2005 - United States - 105 minutes
Writers - Florence Seidelman and David Cramer
Director - Susan Seidelman
My Rating - 5 of 5 Stars
I'm not sure anyone under the age of sixty will like this movie very much, but since I do not fall into that category, I really enjoyed it. The viewer is treated to some insight into the lives of active seniors living out their golden years in a fairy tale-like Florida community. Those of you who have never seen such a community in person may think that the filmmaker has pulled a Tim Burton and digitally created a Disney-like set for this film, but having lived in that area of Florida, I can assure you that there are beautiful places such as the community featured in which every color seems to be enhanced in some magical way.
The movie stars a number of actors who have been in film most of their lives - some being sex symbols of the past. They show us through their considerable acting skills that they "still have it."
Brenda Vaccaro plays the happy wife of a man who is killed by a careless driver at the very beginning of the film. The driver is played by Renée Taylor using her best yenta-like character - this one bronzed to extreme by the Florida sun. Taylor's character, at first, seems too comically over the top, but later in the film we get to see an example of her true acting talent. Vaccaro's character is shattered by the loss of her husband and is at loose ends because she never took part in any of the business affairs of their life. At first, I thought that this aspect was overdone because I doubted a woman of my age (sixty-one) would have been so unaware of the everyday business of a family. When I looked up Vaccaro, I found that she is actually sixty-seven - and looks damn good, I might add. Considering the society in which we grew up, those six years between us could have made for that difference in the role a wife might take in a family.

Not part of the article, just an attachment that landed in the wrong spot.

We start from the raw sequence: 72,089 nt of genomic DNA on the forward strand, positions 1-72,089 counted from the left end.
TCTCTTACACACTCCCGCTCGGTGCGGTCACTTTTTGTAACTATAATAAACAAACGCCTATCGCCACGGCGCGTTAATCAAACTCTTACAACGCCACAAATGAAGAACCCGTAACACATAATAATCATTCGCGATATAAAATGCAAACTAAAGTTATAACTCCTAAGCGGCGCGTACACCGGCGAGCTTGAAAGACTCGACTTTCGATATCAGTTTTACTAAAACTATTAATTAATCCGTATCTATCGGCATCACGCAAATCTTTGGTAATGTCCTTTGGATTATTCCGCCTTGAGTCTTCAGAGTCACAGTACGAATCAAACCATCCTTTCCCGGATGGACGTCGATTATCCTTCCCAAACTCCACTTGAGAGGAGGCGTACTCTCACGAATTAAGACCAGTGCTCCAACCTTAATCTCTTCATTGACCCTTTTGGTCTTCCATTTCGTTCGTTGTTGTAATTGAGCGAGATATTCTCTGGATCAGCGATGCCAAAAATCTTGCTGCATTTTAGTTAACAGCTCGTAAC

Vaccaro's character is invited to join a bereavement group by a gregarious woman played by Dyan Cannon. Cannon, who just turned seventy in real life, is thin and energetic with - in my opinion - way too much face work. None-the-less, she creates a great character with a big heart. Her "take no prisoners" attitude toward life helps Vaccaro's character spring from her shell.
Joseph Bologna plays the "lady killer" of the group who mentors recently widowed man thoughtfully played by Len Cariou. Cariou's character is a man who, apparently, has never cooked an egg, washed a dish, done a load of laundry. He is totally at loose ends. The art director managed to create another character for the film in Cariou's house. It is pink, pink, pink with touches of numerous other pastels. It is somewhat heartbreaking seeing this man who is definitely not a pastel sitting in this house created and run by his late wife. The picture shows us how lost and at loose ends he is.
But never fear for, in the end, this is a feel-good movie, and Cariou's character is saved when the "good time girl" of the group (Sally Kellerman) takes a liking to him. Kellerman infuses her character with all the disappointment and hope possessed by a woman of her age, and is not afraid to expose her breasts to the camera, now sagging with age.
One of my favorite parts in the film is when Bologna's character is telling Cariou's character about his experiences with women he has met. He says that he still thinks of himself as a young man, but eventually the reality occurs that he is an old man in bed with an old woman. He doesn't mourn this but just considers it a natural aspect of life - a life he is determined to live to its fullest until the end.
I stated earlier that I consider this a feel-good movie. Some might disagree, because it concerns getting old and eventually dying, but for someone of my age, this film is a great shot of hope.
February 11, 2007